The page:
Tourists visit Hawaii for the sun and sea. Now, solar and reservoir water could be central to the way the state’s only electric co-op produces electricity well into the next century.

"We want to pump water from the Mana Reservoir to the Puu Opae Reservoir using solar power, and release the water to generate electricity for our members," said David Bissell, CEO of Kauai Island Utility Cooperative.

The project is part of an overall plan to revitalize agriculture and restore habitat on the western side of Kauai Island. Restoration and maintenance of the reservoirs and associated infrastructure are key to this effort.

The Lihue-based co-op will spend up to $350,000 on preliminary survey, engineering and permitting work for the pumped-storage project. It could eventually produce about 25 megawatts of hydroelectric power, or enough to meet about 15 percent of the island's electricity needs.

Plans include a five-mile pipeline to move the water between the two reservoirs and an 8-kw solar array to power pumps that will move the water uphill during the day. Release of the water through turbines at a power house would help meet co-op demand when its other generation facilities are not producing adequate power.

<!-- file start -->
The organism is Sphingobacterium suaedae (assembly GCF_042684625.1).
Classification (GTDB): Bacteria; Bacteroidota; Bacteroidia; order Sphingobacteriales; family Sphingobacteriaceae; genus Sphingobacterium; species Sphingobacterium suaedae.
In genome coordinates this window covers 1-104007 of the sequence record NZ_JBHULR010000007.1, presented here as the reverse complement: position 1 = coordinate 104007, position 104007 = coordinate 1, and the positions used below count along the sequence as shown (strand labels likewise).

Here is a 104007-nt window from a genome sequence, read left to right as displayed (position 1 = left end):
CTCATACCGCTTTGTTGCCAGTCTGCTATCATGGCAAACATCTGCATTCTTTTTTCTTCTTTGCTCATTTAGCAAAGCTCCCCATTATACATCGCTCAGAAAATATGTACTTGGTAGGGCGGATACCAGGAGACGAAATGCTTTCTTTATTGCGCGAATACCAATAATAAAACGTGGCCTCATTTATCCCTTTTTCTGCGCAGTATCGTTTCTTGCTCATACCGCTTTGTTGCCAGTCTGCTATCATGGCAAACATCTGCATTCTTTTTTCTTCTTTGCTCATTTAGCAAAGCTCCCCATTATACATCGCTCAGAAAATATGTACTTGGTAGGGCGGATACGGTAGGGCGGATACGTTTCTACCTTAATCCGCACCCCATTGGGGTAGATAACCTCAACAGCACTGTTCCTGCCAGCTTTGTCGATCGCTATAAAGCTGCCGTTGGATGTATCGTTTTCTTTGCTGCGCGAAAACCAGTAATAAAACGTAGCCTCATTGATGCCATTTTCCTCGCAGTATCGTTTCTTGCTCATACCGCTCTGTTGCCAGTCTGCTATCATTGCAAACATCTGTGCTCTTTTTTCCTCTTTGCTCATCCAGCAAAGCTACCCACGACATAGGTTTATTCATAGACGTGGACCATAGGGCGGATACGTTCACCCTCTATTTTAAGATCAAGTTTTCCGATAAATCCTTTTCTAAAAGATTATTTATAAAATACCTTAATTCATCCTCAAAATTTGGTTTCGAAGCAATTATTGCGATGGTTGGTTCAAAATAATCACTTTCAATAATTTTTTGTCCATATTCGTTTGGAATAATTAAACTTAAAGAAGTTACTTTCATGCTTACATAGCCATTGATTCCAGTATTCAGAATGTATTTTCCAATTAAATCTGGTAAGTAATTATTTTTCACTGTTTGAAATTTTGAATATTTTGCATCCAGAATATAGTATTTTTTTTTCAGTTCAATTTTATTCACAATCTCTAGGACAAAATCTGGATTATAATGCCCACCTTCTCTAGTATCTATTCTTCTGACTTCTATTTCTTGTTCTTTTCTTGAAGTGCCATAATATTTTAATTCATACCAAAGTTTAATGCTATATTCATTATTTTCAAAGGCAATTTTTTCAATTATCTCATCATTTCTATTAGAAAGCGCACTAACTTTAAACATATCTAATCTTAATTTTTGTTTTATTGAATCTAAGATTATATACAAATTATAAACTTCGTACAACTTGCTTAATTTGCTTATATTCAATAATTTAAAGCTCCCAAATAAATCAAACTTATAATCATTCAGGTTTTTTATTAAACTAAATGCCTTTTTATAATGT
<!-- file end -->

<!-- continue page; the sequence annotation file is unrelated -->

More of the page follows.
"We see the Puu Opae pumped-storage project as an investment in the co-op's future that could still be providing energy 100 years from now," said Bissell. "It will help ensure energy and water resources for our members, and get us closer to our goal of meeting 70 percent of our energy demand with renewable resources by 2030."

The co-op has worked closely with the Department of Hawaiian Home Lands, the state's Agribusiness Development Corporation and local organizations to develop sustainable projects. If the pumped generation project is built, KIUC has agreed to support several initiatives designed to improve and maintain reservoirs, existing streams and drainage serving the area.

The overall project could cost up to $90 million and construction could begin in 2020, co-op officials said.